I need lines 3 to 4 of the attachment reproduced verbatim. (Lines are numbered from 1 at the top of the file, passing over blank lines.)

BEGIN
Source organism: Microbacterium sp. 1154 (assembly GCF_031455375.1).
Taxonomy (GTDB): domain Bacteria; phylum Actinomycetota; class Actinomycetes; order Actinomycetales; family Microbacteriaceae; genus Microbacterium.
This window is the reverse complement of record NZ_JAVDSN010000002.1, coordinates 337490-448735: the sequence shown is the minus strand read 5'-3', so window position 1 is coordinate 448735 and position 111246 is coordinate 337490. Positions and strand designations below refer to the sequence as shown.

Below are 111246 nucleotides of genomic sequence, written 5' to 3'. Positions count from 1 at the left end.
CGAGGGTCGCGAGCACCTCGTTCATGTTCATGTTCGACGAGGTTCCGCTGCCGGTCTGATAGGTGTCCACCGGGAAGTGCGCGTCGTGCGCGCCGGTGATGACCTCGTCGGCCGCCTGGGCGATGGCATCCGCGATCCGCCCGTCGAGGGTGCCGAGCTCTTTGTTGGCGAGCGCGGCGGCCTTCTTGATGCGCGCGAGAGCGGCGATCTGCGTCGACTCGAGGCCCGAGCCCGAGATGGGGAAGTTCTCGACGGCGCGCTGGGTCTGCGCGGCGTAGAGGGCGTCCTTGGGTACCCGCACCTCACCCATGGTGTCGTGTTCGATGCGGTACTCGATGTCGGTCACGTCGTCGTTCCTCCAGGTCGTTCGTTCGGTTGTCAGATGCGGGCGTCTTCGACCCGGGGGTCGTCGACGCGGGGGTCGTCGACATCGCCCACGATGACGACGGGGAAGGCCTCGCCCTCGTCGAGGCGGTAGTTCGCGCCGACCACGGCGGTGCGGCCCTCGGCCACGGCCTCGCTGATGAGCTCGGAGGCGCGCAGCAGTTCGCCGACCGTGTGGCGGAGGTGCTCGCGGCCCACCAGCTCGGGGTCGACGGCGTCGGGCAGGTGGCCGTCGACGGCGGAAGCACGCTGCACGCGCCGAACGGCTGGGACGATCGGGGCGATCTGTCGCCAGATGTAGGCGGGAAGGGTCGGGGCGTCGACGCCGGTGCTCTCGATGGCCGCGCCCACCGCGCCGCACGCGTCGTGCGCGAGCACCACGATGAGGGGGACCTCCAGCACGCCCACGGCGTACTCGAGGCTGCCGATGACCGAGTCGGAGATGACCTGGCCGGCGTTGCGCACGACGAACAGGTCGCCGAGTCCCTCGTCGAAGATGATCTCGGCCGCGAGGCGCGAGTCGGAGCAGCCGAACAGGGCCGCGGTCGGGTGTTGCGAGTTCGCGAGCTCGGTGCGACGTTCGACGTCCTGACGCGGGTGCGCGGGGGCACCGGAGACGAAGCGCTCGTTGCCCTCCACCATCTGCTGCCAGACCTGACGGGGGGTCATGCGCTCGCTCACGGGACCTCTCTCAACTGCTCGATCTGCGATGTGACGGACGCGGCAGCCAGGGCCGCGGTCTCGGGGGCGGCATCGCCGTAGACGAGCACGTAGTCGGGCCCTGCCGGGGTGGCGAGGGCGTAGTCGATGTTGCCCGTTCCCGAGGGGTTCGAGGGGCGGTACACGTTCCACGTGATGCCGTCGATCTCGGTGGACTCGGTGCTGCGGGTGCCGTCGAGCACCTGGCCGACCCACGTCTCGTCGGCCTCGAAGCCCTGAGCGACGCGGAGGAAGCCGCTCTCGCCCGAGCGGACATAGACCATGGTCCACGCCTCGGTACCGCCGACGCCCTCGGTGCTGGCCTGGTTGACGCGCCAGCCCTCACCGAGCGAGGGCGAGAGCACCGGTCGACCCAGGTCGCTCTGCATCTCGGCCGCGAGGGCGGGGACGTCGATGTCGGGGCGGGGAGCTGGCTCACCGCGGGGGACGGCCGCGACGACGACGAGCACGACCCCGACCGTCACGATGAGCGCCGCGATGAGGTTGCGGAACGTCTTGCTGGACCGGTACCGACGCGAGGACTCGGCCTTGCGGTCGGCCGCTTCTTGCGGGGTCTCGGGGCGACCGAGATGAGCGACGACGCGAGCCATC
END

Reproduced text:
This window is the reverse complement of record NZ_JAVDSN010000002.1, coordinates 337490-448735: the sequence shown is the minus strand read 5'-3', so window position 1 is coordinate 448735 and position 111246 is coordinate 337490. Positions and strand designations below refer to the sequence as shown.

Below are 111246 nucleotides of genomic sequence, written 5' to 3'. Positions count from 1 at the left end.